“When you are in the middle of a story it isn’t a story at all, but only a confusion; a dark roaring, a blindness, a wreckage of shattered glass and splintered wood; like a house in a whirlwind, or else a boat crushed by the icebergs or swept over the rapids, and all aboard powerless to stop it. It’s only afterwards that it becomes anything like a story at all. When you are telling it, to yourself or to someone else.”
Just within the marriages of my friends and acquaintances— and I am something of a hermit— I have witnessed adultery, financial ruin, mental illness, infertility, the interfering wrath of ex-spouses, seriously ill children, the death of a child, cancer, drug-addiction and a currently homeless teen. Here is powerlessness. Here are iceburgs in all their jagged, crushing forms.
Incidentally, my husband has worked in California for the past two years, commuting home only on weekends. (Did you raise your eyebrows?). And somewhere there is a Miss America factory churning out an endless supply of ever fresher, more vivacious admin assistants. And there is a wickedly intelligent track coach. But I digress.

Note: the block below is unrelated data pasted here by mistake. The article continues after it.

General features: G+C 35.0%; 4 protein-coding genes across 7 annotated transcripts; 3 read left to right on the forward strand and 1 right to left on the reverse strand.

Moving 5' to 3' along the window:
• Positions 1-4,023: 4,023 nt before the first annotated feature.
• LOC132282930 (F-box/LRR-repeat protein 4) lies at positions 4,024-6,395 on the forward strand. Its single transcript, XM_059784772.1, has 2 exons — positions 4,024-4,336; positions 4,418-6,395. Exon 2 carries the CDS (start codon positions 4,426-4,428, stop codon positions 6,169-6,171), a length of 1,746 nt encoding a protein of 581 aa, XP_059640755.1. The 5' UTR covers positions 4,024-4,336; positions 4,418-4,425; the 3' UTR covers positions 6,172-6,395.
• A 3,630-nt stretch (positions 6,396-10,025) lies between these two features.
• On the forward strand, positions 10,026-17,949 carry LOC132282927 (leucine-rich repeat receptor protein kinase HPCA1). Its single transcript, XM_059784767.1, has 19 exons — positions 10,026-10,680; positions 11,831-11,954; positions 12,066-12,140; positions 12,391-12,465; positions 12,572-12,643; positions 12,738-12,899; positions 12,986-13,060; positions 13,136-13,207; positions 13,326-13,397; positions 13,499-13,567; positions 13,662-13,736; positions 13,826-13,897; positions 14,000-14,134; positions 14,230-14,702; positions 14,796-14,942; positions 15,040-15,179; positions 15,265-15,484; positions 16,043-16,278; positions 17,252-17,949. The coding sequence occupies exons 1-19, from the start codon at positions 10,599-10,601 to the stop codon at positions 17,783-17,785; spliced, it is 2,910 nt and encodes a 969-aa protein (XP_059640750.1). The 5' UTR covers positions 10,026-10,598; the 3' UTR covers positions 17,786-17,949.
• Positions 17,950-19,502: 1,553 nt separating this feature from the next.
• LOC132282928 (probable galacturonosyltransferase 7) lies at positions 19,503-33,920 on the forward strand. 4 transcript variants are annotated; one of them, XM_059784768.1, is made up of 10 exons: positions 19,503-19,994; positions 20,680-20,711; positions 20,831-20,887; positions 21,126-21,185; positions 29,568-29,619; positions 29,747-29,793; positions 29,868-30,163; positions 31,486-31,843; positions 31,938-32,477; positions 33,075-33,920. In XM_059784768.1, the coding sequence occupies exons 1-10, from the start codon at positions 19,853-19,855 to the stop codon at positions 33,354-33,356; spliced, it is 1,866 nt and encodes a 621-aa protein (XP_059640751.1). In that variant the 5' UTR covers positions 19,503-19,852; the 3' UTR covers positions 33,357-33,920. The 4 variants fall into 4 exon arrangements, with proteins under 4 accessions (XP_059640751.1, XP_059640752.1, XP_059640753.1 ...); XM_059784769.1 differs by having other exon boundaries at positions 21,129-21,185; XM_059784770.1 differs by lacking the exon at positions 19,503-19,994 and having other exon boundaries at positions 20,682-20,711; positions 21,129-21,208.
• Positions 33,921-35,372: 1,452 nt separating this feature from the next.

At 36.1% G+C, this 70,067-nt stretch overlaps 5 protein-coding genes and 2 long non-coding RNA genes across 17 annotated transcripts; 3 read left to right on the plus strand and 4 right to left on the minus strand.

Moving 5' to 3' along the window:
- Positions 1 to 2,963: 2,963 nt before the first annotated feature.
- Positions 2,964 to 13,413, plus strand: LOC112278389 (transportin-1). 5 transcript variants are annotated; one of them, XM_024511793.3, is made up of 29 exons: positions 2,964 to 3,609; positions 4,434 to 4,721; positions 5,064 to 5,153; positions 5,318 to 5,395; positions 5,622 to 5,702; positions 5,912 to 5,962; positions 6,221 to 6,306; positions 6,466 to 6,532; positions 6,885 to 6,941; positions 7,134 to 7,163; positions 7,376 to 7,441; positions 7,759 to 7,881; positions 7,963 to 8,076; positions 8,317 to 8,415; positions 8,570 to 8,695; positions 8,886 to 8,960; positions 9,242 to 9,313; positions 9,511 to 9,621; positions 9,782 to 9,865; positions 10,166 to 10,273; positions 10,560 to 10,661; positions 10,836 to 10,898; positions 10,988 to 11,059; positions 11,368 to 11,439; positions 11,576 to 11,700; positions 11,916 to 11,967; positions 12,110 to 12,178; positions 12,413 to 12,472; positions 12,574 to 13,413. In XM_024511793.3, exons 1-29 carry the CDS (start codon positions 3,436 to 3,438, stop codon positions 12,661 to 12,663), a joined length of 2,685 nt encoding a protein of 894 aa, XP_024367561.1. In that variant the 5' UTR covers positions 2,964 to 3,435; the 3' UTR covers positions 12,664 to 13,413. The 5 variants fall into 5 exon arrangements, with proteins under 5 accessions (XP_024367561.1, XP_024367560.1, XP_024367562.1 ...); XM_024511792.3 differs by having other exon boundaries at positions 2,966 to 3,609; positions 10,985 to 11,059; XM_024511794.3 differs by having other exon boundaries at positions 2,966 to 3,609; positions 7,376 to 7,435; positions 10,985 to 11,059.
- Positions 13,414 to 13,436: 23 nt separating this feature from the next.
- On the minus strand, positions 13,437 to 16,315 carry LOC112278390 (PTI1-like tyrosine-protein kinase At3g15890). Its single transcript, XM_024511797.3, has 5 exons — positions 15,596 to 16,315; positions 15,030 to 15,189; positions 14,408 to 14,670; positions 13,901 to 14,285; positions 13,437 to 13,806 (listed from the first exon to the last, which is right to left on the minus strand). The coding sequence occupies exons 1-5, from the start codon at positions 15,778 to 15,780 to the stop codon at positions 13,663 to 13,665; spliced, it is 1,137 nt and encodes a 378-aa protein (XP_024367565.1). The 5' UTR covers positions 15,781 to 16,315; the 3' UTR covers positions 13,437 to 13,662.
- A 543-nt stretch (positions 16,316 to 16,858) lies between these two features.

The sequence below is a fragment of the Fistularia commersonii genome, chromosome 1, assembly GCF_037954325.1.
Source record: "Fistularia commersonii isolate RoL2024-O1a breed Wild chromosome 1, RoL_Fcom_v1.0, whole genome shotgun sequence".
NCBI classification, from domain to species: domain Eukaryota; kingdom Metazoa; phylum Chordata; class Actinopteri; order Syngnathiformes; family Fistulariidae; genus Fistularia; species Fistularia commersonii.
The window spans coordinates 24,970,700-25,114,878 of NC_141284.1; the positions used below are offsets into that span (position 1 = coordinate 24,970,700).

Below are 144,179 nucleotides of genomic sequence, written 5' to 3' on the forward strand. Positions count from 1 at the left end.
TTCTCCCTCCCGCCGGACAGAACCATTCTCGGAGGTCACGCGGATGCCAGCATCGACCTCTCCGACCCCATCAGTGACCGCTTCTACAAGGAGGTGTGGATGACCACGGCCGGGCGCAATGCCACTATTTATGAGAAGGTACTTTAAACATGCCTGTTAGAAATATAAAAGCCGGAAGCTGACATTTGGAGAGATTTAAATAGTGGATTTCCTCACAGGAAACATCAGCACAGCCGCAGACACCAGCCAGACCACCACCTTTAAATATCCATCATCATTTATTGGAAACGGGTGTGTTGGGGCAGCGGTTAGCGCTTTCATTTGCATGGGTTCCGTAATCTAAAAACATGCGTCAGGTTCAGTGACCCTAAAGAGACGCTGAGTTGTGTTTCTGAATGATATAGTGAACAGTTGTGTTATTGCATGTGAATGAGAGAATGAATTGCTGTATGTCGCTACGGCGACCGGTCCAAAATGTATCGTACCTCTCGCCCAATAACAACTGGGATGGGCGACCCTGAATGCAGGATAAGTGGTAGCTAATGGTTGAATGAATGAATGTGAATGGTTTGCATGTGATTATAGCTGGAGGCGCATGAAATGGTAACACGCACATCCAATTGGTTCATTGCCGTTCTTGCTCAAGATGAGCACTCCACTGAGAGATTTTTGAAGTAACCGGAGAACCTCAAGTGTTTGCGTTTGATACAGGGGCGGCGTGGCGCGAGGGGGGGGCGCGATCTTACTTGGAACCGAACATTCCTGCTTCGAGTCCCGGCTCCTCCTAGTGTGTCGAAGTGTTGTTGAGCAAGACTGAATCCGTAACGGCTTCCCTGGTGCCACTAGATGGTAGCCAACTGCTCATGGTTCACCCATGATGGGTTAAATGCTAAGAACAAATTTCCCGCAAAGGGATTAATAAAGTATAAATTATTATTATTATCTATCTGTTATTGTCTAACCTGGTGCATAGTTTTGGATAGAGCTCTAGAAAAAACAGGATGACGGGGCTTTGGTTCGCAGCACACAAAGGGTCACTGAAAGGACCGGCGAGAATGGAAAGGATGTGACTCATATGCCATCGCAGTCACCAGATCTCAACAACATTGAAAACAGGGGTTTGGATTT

I would like to recommend three books about marriage: the aforementioned About Alice, Donald Hall’s The Best Day The Worst Day and Olivia Ames Hoblitzelle’s Ten Thousand Joys Ten Thousand Sorrows. These are the final drafts of stories about marriage, told after one of the partners has died. These are beautiful books— for Trillin’s self-deprecating admiration of his late wife, for Hall’s grappling with memory and tragedy and for the painfully intimate glimpse into a couple’s attempts to communicate through the veil of Alzheimers in Ten Thousand Joys.
Perhaps all good books about marriage are a priori posthumous, because only then is the book not also possibly about divorce. The nights when my husband lies sleeping beside me, my breath catches in my chest and my heart aches at the thought that ’til death do us part means that death will part us. But that is the only happy ending to a long marriage, isn’t it?